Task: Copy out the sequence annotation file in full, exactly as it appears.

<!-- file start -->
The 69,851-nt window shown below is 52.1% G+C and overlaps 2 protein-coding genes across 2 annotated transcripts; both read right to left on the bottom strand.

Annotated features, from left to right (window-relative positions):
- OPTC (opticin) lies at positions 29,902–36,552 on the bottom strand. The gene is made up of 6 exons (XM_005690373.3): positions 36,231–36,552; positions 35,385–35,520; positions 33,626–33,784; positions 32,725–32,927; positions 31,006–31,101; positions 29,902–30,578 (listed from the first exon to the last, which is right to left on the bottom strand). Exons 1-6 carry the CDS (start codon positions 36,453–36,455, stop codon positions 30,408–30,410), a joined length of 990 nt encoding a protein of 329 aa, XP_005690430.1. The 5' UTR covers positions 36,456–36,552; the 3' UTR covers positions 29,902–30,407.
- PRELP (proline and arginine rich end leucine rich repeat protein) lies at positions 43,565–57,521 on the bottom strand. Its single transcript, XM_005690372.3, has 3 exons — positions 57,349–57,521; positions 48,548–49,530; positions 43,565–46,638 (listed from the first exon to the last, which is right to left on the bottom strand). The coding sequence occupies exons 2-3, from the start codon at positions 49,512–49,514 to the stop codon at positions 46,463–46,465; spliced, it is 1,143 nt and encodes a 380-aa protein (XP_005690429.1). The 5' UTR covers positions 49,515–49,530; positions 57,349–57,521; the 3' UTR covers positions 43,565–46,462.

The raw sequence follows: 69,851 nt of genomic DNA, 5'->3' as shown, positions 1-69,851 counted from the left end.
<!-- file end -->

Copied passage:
The 69,851-nt window shown below is 52.1% G+C and overlaps 2 protein-coding genes across 2 annotated transcripts; both read right to left on the bottom strand.

Annotated features, from left to right (window-relative positions):
- OPTC (opticin) lies at positions 29,902–36,552 on the bottom strand. The gene is made up of 6 exons (XM_005690373.3): positions 36,231–36,552; positions 35,385–35,520; positions 33,626–33,784; positions 32,725–32,927; positions 31,006–31,101; positions 29,902–30,578 (listed from the first exon to the last, which is right to left on the bottom strand). Exons 1-6 carry the CDS (start codon positions 36,453–36,455, stop codon positions 30,408–30,410), a joined length of 990 nt encoding a protein of 329 aa, XP_005690430.1. The 5' UTR covers positions 36,456–36,552; the 3' UTR covers positions 29,902–30,407.
- PRELP (proline and arginine rich end leucine rich repeat protein) lies at positions 43,565–57,521 on the bottom strand. Its single transcript, XM_005690372.3, has 3 exons — positions 57,349–57,521; positions 48,548–49,530; positions 43,565–46,638 (listed from the first exon to the last, which is right to left on the bottom strand). The coding sequence occupies exons 2-3, from the start codon at positions 49,512–49,514 to the stop codon at positions 46,463–46,465; spliced, it is 1,143 nt and encodes a 380-aa protein (XP_005690429.1). The 5' UTR covers positions 49,515–49,530; positions 57,349–57,521; the 3' UTR covers positions 43,565–46,462.

The raw sequence follows: 69,851 nt of genomic DNA, 5'->3' as shown, positions 1-69,851 counted from the left end.